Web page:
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Supreme Court To Address Video Game Legislation

by Meagan Marie on Apr 26, 2010 at 07:20 AM

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News broke early this morning that the Supreme Court of the United States has approved a petition for a writ of certiorari in regards to the Entertainment Merchants Association v. Schwarzenegger case. A writ of certiorari is an action that allows a higher court to review a decision made by a lower one for legal error, particularly in instances where an appeal is unavailable.  The Supreme Court will be reviewing a decision made by the 9th Circuit Court of California back in February of last year, which nullified a law that would make selling violent video games to minors an illegal act. The law would have fined retailers up to $1,000 per transgression. 

"The EMA obviously would have preferred that the Supreme Court decline review of the lower court decision finding the California video game restriction law to be unconstitutional," said Bo Anderson, president and CEO of the Entertainment Merchants Association.  "We are confident, however, that when the Supreme Court conducts its review, it will conclude that the lower court correctly analyzed the law and reached the appropriate conclusion."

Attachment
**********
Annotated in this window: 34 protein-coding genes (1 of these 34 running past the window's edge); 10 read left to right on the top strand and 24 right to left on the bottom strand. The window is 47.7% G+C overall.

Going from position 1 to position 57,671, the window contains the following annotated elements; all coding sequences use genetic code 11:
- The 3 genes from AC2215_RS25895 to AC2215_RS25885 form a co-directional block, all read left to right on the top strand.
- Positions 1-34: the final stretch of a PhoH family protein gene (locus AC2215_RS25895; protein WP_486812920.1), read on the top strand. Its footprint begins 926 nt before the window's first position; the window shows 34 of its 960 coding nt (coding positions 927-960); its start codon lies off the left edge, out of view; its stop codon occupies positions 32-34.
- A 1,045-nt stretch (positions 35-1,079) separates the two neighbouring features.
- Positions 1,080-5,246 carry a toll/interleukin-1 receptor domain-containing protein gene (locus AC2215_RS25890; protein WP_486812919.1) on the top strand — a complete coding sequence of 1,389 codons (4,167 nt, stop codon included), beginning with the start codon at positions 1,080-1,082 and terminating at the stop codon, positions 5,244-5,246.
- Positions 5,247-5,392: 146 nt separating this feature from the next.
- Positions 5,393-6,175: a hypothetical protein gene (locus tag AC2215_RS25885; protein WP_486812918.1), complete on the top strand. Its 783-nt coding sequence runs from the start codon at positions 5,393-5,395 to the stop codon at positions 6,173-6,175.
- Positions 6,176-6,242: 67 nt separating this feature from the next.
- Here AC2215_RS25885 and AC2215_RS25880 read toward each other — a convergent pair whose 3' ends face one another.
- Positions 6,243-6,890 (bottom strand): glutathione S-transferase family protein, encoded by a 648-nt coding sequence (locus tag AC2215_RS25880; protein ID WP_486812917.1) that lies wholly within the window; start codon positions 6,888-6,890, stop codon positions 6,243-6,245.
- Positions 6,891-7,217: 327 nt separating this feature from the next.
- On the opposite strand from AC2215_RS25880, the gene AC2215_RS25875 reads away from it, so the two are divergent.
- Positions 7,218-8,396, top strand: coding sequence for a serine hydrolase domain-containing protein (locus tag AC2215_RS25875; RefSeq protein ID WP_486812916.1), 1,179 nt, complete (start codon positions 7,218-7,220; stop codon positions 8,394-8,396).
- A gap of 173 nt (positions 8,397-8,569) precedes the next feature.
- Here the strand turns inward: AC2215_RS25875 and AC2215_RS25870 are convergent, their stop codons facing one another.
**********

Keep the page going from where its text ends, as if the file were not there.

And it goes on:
The stance of the Entertainment Merchants Association and the Entertainment Software Association in regards to this type of legislation has always been the same – industry implemented checks and balances, similar to those enforced by movie theaters to keep youth out of R-rated movies, are enough. "We believe that the protections already afforded to books, films, music and other forms of popular entertainment should apply equally to computer and video games," reads a release sent out by the Video Games Voter Network, which brands any such legislation as blatantly unconstitutional.  

The ESA was quick to offer up its own response to the news, straight from Michael Gallagher, the current president and CEO of the ESA. "Courts throughout the country have ruled consistently that content-based regulation of computer and video games is unconstitutional," he said in a statement. "Research shows that the public agrees, video games should be provided the same protections as books, movies and music."

"As the Court recognized last week in the U.S. v. Stevens case, the First Amendment protects all speech other than just a few historic and traditional categories that are  well-defined and narrowly limited. We are hopeful that the Court will reject California’s invitation to break from these settled principles by treating depictions of violence, especially those in creative works, as unprotected by the First Amendment.

"A poll recently conducted by KRC Research found that 78 percent believe video games should be afforded First Amendment protection. We look forward to presenting our arguments in the Supreme Court of the United States and vigorously defending the works of our industry’s creators, storytellers and innovators."

All similar legislative attempts in the past have been shot down after being ruled unconstitutional. This will be the first time the highest ranking court in the United States has heard the argument, however.

The Supreme Court will review the case sometime after October 4.